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The biggest explosions in history

23 March 2019

9:00 AM

23 March 2019

9:00 AM

The march of time

If we leave the EU on 29 March, with which historic events will that date be shared?
845 A Norse fleet sailing up the Seine reached Paris, sacking the city and extracting a ransom from Charles the Bald.
1461 The Battle of Towton, just south of Tadcaster, one of the bloodiest battles fought on English soil, with more than 20,000 men estimated to have been killed. Yorkist victory confirmed Edward IV as king.
1871 Royal Albert Hall officially opened.
1936 Hitler wins plebiscite to annex the Rhineland.
1945 Last recorded strike of a V1 bomb on Britain.

Where are you safe?

The mosque attacks in Christchurch were especially shocking because New Zealand is perceived to be among the world’s safest countries. Which countries come out well and badly in the Global Peace Index published by the thinktank the Institute for Economics and Peace? (The lower the score, the more peaceful the country.)

1. Iceland 1,096
2. New Zealand 1,192
3. Austria 1,274
4. Portugal 1,318
5. Denmark 1,353
6. Canada 1,372


17. Germany 1,531
38. Italy 1,766
57. United Kingdom 1,876
61. France 1,909
121. US 2,300


158. Yemen 3,305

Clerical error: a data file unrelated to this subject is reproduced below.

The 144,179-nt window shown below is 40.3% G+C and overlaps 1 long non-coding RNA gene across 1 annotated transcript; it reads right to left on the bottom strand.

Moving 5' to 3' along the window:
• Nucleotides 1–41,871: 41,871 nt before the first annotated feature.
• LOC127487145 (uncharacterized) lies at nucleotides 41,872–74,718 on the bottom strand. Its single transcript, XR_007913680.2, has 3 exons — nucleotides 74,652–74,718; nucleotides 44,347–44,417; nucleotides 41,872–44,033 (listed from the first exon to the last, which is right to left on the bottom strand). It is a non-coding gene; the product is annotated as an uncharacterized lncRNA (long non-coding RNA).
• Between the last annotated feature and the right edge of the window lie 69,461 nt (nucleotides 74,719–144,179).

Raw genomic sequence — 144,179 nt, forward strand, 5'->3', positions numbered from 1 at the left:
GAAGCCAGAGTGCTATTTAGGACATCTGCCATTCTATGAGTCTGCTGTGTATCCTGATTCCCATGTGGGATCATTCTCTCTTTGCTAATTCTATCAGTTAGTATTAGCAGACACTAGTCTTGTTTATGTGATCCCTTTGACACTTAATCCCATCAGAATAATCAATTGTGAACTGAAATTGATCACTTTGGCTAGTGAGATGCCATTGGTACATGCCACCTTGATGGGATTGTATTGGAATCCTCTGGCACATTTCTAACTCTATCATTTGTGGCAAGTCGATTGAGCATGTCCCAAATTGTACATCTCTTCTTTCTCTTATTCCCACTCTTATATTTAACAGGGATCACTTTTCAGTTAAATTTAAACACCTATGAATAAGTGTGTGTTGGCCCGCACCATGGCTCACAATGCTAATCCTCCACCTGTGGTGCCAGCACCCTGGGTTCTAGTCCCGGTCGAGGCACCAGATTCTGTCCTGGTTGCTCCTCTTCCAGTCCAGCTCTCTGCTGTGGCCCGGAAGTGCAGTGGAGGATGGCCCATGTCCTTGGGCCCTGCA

159. Somalia 3,367
160. Iraq 3,425
161. South Sudan 3,508
162. Afghanistan 3,585
163. Syria 3,600


Killing power

A meteor which exploded over the Bering Sea in December was measured to have an explosive power the equivalent of 173 kilotonnes of TNT, ten times that of Hiroshima. What has made the biggest explosion on earth, man or nature?
— The Tsar Bomba exploded on the island of Novaya Zemlya, off the northern coast of Russia in 1961, is estimated to have had an explosive power of 50,000 kilotonnes of TNT, or nearly 3,000 Hiroshimas.
— But the explosion of Krakatoa in 1883 is estimated to have had a power four times greater, equivalent to 200,000 kilotonnes of TNT; 36,000 people were killed, mostly as a result of the ensuing tsunami. Hiroshima, by contrast, killed roughly 80,000 people.

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